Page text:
This large, 7 3/4" long, weighty at 2.1 T. oz., gravy ladle is stamped "Eno & Co." and "Coin," dating it 1854-60, prior to Eno's 1860-70 partnership with George Bechtel.
The narrow handle is hexagonal with two square block elements. The end is broad and spreads out into a fan or anthemion form. This is finely engraved and outlined in...
It is hallmarked with the "pedestal vase" symbol for the prominent Bremen, Germany, firm of Koch & Bergeld, as well as "800" representing the silver standard, and a "crescent" and "crown" for the national marks. This particular configuration was introduced by the company about 1884 and that is also the approximate date of this piece.
The pattern is Gorham's "Colonial," the main feature of which is striping that runs up about two-thirds the length of the handle.
This is more subtle than it appears, as the surface alternates between convex and concave and suggests banding, perhaps of a naturalistic material such as bamboo, which in turn implies an Aesthetic influence, which would be consistent wit...
The form is unusual in that the serving end is oriented sideways to the handle, with an upraised, flange edge on the right, and a smooth lip on the left. The interior is extensively pierced, while the entire surface front and back sides...
The piece measures 8 1/2" long overall and weighs 2.4 T. oz. The scoop itself is 4 1/4" by 3 1/4" by 5/8" deep.
The pattern, "Maryland," dates from the late 19th century, and features design elements including scrolls, acanthus leaves, and a spray of roses. The acanthus leaf detail extends onto the flange shoulders of the bowl, which also has ...
The form was popular in the late 19th century, and no company was more successful in producing impressive examples than Gorham. This example is model number "588" offered by that firm.
It is medium-sized, measuring 6 1/8" long, has a bowl that is roughly 2 3/4" in diameter, and weighs just under 2.0 T. oz.
It is cast rather than die struck, as these forms generally were. Casting allows for the introduction of more intricate detail and great...
Price for the group of seven.
Three were made by Gorham, marked lion, anchor, G, and have feathered script "SC" monograms. They measure 6" long each, while the set weighs approximately 1.8 T. oz. They carry the retail name "Rhoads," for Charles G. Rhoads of Lancaster, Pennsylvannia.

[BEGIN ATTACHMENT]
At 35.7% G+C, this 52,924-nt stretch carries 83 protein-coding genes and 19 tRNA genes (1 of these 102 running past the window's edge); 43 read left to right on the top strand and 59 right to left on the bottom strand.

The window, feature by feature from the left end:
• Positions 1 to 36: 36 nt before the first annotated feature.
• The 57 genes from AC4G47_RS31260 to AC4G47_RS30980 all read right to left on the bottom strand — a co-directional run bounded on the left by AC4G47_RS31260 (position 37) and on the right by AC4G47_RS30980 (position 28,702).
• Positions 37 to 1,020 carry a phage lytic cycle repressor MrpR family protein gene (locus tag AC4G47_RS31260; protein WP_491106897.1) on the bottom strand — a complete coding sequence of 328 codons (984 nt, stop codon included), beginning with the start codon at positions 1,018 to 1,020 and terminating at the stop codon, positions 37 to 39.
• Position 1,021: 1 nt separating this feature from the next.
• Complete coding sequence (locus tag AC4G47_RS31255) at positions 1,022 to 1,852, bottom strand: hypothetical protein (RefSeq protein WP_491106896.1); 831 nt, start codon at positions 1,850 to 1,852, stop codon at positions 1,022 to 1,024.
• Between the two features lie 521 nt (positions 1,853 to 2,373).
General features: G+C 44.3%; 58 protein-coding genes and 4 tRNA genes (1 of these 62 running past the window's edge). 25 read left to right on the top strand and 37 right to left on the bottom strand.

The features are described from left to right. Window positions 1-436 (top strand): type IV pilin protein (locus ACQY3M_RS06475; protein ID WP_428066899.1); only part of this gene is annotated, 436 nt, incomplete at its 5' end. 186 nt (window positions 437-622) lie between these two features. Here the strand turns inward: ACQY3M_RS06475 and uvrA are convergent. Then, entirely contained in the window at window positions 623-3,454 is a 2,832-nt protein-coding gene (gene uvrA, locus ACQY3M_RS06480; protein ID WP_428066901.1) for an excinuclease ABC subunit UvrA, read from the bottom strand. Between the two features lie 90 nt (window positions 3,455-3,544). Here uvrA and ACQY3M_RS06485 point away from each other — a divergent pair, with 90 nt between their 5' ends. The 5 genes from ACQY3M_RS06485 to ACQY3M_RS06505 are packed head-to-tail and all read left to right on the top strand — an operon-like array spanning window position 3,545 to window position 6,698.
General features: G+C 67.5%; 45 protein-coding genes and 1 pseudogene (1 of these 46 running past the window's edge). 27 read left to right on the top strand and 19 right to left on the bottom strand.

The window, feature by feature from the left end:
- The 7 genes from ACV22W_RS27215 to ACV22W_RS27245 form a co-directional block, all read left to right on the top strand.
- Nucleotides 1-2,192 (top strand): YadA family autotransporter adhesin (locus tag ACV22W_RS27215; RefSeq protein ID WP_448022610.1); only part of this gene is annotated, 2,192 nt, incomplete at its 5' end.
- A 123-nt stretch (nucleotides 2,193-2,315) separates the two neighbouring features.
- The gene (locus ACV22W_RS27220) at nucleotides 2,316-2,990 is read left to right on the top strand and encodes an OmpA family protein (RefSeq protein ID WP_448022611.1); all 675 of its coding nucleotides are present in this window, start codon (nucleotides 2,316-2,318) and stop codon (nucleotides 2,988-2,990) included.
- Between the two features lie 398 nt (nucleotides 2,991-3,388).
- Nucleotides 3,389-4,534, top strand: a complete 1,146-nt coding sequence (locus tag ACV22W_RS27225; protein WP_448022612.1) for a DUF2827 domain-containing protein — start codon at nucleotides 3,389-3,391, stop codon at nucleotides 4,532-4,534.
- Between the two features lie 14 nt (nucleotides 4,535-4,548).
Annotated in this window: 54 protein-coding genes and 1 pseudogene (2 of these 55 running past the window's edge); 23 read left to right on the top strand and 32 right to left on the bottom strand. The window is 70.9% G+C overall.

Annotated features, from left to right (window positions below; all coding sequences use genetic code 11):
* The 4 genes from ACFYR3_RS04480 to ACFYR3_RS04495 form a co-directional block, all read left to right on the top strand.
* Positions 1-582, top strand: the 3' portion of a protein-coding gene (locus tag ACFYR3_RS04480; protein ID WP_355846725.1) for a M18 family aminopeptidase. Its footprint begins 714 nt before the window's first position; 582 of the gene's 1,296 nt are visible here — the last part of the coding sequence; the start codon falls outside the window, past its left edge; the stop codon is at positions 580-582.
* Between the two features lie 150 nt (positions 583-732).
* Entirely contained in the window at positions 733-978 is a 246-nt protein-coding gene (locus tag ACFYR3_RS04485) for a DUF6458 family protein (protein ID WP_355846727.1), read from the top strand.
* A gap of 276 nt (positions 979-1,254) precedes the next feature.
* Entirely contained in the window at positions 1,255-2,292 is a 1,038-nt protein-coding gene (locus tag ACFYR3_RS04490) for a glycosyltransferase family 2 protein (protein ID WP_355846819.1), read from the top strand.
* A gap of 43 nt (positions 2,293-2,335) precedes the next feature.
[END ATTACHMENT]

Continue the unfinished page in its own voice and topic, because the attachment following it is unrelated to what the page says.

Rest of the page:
The second set is also coin silver, and comprised of four spoons, 5 7/16" long, approximately 2.3 T. oz. collectively, with feathered script "SST" mono...
It is marked with the Simpson, Hall, Miller division of the company "helmet over shield" emblem, "Pat'd," and "Sterling." The end of the handle turns upward, as is characteristic of old production pieces.
There are six short tines on the 2" by 1 1/4" serving end.
It is in superb condition, indicating it has had little to no us...
This example is a 6 1/4" long, 1.5 T. oz. sugar sifter with a "Gourd" portraiture.
It has a nine-lobed, 2 1/2" diameter, 1/2" deep, pierced bowl that is finished in a gold wash on both front and back sides.
It is without a monogram or removal and in superb condition. Pattern detail remains clear and well-defined. The bowl is free of dents, burrs, or nicks. The fi...
This example is a scarce, all sterling silver, asparagus server.
Measuring 9 3/4" long overall, and weighing 3.6 T. oz., it has a hollow, not filled, handle, and quite unusual for its time, a solid silver, 4" by 3 5/8", blade. Most pie...
The latter was a die struck design originated by Henry Hebbard, while this is a labor intensive, built up, piece made from cast leaves joined to a wire stem that in turn is wrapped with smaller wires made to resemble tendrils. The entire shank and leaves have a matte gold finish.
It is model number "39" according t...
Made by Durgin, the pattern is "Bead," which was introduced in 1893.
The design incorporates a beaded border on the handle, which has a tipt end on the slightly upturned front and a plain end on the back.
There is an Old English "H" monogram.
An estate piece, this is ...
This example is a large, 8 3/4" long, 1.8 T. oz., berry spoon. It has a scallop shell bowl that has an essentially intact gold wash finish on the interior and an enlarged repeat of the leaf motif on the backside heel.
The handle has a fancy, feathered script "JL" monogram.
It is in outstanding condition. There is minimal polish...
An innovative producer, Dorthy Rainwater in her "Encyclopedia of American Silver Manufacturers" notes that he received a patent for making spoons in 1859, and further that, "the company was one of the first to mak...
Price for the pair.
The pattern is Gorham's old "Medici," which is an intricate design that features Renaissance period figures, including in this instance a woman carrying a bundle of fruit in her skirt, as well as satyr and gryphon images
These are particularly early examples, marked "lion, anchor, G," "S...
Price per piece, three available.
This example is a 5 3/16" long, just under .5 T. oz., five o'clock coffee spoon.
This is a particularly elegant item, with a relatively large bowl that is finished in a bright gold wash front and back sides.
This attribution is further reinforced by the somewhat eggplant-shaped bowl with raised central ribbing on this 8 1/2" long, approximately 1.8 T. oz., berry or serving spoon. This is a form singular to Krider.
The interior of the bowl has a matte gold finis...
It is stamped "Sterling" and "Robbins, Clark & Biddle" on the reverse. According to Catherine Hollan in "Philadelphia Silversmiths," this firm was operating by 1876, which is the approximate date of this piece. Samuel Biddle left the company in 1878 to form Bailey, Banks & Biddle.
An ice cream server, it has a large, concave, blade. There are two round bottom vees with cur...